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Amusement Parks: Belmont Park – a Potted History

Belmont Park is an amusement park which is located right on the beachfront in the Mission Bay area of San Diego. 

The amusement park has an incredible history centred on its magnificent Giant Dipper although that and the amusement park itself were almost demolished back in the 1970s.

The Giant Dipper Roller Coaster originally opened in 1925 as the centre point of the Mission Beach Amusement Centre. It was conceived by John D. Spreckels, a sugar magnate, who, at the time, was a major player in San Diego’s redevelopment. It was an extremely popular attraction, especially in the 1930s and 40s but by the late 1960s, Belmont Park (as it had been renamed some years before) fell into disrepair and both the amusement park and its rollercoaster finally closed in late 1976.

Now abandoned and having survived numerous fires, peeling paint and having attracted a number of vagrants to it, there was a lot of public pressure to have the amusement park along with its Giant Dipper demolished and a date for demolition was actually set.

However, a campaign committee called ‘Save the Coaster Committee’ was able to get the roller coaster designated as a National Landmark and, in 1990, there was a huge jubilation amongst the local residents when the amusement park reopened and astonishment at how well the Giant Dipper had been restored.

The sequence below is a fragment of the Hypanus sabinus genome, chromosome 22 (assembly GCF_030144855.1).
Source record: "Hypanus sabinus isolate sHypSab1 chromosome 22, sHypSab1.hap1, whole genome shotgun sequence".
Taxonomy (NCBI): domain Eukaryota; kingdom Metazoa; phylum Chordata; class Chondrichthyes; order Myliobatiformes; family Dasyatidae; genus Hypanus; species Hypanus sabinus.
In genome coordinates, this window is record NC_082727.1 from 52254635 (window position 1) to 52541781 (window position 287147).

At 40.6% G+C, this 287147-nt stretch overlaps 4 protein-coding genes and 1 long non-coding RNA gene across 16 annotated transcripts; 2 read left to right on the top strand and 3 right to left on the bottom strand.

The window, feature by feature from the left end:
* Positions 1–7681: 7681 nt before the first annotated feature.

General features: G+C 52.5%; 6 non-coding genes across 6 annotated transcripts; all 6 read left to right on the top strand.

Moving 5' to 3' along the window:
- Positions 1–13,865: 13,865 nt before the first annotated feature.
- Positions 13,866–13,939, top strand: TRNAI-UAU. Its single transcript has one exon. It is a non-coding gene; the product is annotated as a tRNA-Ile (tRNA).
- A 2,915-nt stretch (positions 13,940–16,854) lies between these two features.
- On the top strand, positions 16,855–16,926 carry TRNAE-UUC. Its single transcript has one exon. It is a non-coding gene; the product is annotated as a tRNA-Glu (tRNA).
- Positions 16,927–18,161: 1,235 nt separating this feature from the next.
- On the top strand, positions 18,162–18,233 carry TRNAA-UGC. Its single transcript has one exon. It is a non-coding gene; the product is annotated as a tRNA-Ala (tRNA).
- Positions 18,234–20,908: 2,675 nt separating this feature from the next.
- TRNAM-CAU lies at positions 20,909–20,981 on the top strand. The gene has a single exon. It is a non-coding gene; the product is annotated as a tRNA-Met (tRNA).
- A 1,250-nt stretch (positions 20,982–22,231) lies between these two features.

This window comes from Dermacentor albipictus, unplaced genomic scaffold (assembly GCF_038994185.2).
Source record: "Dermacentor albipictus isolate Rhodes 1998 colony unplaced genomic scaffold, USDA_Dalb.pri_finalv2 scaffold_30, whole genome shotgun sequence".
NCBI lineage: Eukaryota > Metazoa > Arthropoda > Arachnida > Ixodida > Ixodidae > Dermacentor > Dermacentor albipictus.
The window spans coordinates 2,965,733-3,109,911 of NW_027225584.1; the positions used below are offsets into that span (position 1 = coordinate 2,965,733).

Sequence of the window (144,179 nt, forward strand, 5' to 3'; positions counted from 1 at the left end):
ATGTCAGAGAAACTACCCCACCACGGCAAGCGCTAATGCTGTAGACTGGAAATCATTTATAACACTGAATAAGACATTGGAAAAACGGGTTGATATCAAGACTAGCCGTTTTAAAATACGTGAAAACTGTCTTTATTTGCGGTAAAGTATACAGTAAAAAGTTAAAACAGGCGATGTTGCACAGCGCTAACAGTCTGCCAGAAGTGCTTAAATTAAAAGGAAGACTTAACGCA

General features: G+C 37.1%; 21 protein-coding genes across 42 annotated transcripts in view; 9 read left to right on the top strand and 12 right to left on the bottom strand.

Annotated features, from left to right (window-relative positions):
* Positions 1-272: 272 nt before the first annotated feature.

Today, as well as the Giant Dipper itself, visitors to the amusement park can also enjoy The Plunge, an indoor swimming pool also dating back to 1925 and which has also been lovingly restored. One of its claims to fame is that Johnny Weismuller famously swam here in the early days. Another water attraction at the amusement park is the Wave House which was the concept of Tom Lochtefeld, a businessman and surfer, who bought the master lease of the property in 2002 and set to work on this remarkable space where surfers and bodyboarders can enjoy the thrills of riding an 8 foot barrelling wave and a smaller wave known as the ‘Flowrider’.  

There’s a rock climbing wall at the amusement park, Pirates Cove and plenty of video game arcades. 

From almost being demolished less than 30 years ago, this amusement park is now the centre of attraction at Mission Beach and as well as the amusement park itself, its boardwalk is also an attractive shopping and recreation complex and dining area looking out over the Pacific Ocean.

See also:
Amusement Parks: Adventure City – a Potted History
Amusement Parks: Knott’s Berry Farm – a Potted History

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